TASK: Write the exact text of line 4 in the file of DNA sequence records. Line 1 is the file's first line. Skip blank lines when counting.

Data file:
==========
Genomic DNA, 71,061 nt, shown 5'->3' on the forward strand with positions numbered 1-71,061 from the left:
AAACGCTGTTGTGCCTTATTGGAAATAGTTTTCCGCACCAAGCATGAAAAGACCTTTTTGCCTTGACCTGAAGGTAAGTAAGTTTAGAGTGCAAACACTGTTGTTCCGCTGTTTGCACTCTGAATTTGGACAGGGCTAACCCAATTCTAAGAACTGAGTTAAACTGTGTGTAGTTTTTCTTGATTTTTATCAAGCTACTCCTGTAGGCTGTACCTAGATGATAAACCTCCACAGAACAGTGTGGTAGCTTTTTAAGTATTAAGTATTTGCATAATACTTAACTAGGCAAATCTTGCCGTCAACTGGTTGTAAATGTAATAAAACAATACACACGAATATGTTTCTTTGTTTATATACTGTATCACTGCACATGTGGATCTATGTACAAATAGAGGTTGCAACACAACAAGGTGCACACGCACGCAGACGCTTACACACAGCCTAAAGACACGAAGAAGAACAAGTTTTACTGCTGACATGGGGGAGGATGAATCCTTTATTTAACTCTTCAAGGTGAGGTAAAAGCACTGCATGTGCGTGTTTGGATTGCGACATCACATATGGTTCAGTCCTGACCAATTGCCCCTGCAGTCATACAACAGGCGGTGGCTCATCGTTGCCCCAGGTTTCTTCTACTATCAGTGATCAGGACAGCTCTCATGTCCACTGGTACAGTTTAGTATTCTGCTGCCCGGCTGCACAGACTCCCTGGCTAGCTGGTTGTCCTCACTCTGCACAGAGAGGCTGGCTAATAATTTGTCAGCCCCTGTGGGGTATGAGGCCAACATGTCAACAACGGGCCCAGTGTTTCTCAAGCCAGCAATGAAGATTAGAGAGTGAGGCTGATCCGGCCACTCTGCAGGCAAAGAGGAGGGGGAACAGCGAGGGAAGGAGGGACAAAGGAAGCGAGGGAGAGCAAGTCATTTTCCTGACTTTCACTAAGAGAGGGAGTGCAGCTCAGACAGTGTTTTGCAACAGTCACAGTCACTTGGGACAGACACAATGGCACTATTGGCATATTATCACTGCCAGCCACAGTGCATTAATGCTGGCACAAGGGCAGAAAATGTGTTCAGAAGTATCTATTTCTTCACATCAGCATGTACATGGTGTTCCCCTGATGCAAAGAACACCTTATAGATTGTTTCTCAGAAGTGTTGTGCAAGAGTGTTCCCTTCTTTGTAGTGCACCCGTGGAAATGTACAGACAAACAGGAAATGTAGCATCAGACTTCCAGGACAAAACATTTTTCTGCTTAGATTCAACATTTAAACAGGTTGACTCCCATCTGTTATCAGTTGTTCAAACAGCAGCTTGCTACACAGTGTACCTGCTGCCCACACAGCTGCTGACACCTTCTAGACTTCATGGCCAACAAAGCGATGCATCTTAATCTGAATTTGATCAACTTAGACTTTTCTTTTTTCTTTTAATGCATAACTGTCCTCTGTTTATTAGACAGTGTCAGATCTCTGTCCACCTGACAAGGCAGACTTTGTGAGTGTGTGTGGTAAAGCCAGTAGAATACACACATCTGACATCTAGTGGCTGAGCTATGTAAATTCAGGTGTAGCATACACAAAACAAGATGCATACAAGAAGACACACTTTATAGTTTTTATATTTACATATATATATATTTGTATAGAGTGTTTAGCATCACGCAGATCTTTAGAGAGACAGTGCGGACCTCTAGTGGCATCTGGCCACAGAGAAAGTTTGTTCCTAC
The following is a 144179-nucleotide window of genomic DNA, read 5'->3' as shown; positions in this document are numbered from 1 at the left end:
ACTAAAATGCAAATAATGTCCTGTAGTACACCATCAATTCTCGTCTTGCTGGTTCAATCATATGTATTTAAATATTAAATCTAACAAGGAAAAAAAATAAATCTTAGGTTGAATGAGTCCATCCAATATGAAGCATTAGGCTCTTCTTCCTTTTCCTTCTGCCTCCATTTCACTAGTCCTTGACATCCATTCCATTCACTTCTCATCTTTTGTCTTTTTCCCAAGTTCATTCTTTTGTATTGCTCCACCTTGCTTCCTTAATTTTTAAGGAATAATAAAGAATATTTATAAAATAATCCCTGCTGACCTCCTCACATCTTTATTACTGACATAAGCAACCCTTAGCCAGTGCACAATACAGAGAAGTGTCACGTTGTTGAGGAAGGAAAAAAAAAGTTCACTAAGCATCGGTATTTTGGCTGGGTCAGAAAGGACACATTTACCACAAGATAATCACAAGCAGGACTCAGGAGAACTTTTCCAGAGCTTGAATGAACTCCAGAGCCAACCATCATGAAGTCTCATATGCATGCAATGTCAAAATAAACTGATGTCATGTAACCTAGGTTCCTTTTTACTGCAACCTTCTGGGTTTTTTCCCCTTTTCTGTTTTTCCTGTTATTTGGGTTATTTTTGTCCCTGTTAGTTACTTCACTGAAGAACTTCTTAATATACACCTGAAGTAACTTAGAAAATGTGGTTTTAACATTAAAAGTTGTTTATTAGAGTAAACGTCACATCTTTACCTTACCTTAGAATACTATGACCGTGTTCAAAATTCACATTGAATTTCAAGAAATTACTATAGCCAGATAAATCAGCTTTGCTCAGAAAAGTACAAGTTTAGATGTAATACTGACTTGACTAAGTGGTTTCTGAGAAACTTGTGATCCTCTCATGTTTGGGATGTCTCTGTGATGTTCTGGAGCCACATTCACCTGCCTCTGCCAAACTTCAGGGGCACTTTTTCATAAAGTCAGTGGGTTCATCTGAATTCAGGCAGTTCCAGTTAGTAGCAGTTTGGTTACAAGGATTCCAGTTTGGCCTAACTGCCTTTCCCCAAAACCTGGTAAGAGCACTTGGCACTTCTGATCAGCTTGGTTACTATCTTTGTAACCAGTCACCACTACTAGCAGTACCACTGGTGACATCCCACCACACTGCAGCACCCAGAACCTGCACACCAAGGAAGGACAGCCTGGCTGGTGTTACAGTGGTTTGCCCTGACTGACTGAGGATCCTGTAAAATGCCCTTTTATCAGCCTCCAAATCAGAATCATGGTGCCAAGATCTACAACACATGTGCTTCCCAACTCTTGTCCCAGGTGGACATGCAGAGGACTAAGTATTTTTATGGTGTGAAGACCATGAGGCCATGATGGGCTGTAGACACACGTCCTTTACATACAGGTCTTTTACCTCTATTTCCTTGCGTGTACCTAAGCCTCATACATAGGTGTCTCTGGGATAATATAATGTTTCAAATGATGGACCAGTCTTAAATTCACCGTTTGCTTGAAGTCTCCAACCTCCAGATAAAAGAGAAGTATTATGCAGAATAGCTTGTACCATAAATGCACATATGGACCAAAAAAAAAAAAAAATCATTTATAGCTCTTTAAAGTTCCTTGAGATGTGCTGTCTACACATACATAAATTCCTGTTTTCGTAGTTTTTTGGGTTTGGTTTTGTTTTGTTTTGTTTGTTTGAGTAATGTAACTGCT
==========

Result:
ACTAAAATGCAAATAATGTCCTGTAGTACACCATCAATTCTCGTCTTGCTGGTTCAATCATATGTATTTAAATATTAAATCTAACAAGGAAAAAAAATAAATCTTAGGTTGAATGAGTCCATCCAATATGAAGCATTAGGCTCTTCTTCCTTTTCCTTCTGCCTCCATTTCACTAGTCCTTGACATCCATTCCATTCACTTCTCATCTTTTGTCTTTTTCCCAAGTTCATTCTTTTGTATTGCTCCACCTTGCTTCCTTAATTTTTAAGGAATAATAAAGAATATTTATAAAATAATCCCTGCTGACCTCCTCACATCTTTATTACTGACATAAGCAACCCTTAGCCAGTGCACAATACAGAGAAGTGTCACGTTGTTGAGGAAGGAAAAAAAAAGTTCACTAAGCATCGGTATTTTGGCTGGGTCAGAAAGGACACATTTACCACAAGATAATCACAAGCAGGACTCAGGAGAACTTTTCCAGAGCTTGAATGAACTCCAGAGCCAACCATCATGAAGTCTCATATGCATGCAATGTCAAAATAAACTGATGTCATGTAACCTAGGTTCCTTTTTACTGCAACCTTCTGGGTTTTTTCCCCTTTTCTGTTTTTCCTGTTATTTGGGTTATTTTTGTCCCTGTTAGTTACTTCACTGAAGAACTTCTTAATATACACCTGAAGTAACTTAGAAAATGTGGTTTTAACATTAAAAGTTGTTTATTAGAGTAAACGTCACATCTTTACCTTACCTTAGAATACTATGACCGTGTTCAAAATTCACATTGAATTTCAAGAAATTACTATAGCCAGATAAATCAGCTTTGCTCAGAAAAGTACAAGTTTAGATGTAATACTGACTTGACTAAGTGGTTTCTGAGAAACTTGTGATCCTCTCATGTTTGGGATGTCTCTGTGATGTTCTGGAGCCACATTCACCTGCCTCTGCCAAACTTCAGGGGCACTTTTTCATAAAGTCAGTGGGTTCATCTGAATTCAGGCAGTTCCAGTTAGTAGCAGTTTGGTTACAAGGATTCCAGTTTGGCCTAACTGCCTTTCCCCAAAACCTGGTAAGAGCACTTGGCACTTCTGATCAGCTTGGTTACTATCTTTGTAACCAGTCACCACTACTAGCAGTACCACTGGTGACATCCCACCACACTGCAGCACCCAGAACCTGCACACCAAGGAAGGACAGCCTGGCTGGTGTTACAGTGGTTTGCCCTGACTGACTGAGGATCCTGTAAAATGCCCTTTTATCAGCCTCCAAATCAGAATCATGGTGCCAAGATCTACAACACATGTGCTTCCCAACTCTTGTCCCAGGTGGACATGCAGAGGACTAAGTATTTTTATGGTGTGAAGACCATGAGGCCATGATGGGCTGTAGACACACGTCCTTTACATACAGGTCTTTTACCTCTATTTCCTTGCGTGTACCTAAGCCTCATACATAGGTGTCTCTGGGATAATATAATGTTTCAAATGATGGACCAGTCTTAAATTCACCGTTTGCTTGAAGTCTCCAACCTCCAGATAAAAGAGAAGTATTATGCAGAATAGCTTGTACCATAAATGCACATATGGACCAAAAAAAAAAAAAAATCATTTATAGCTCTTTAAAGTTCCTTGAGATGTGCTGTCTACACATACATAAATTCCTGTTTTCGTAGTTTTTTGGGTTTGGTTTTGTTTTGTTTTGTTTGTTTGAGTAATGTAACTGCT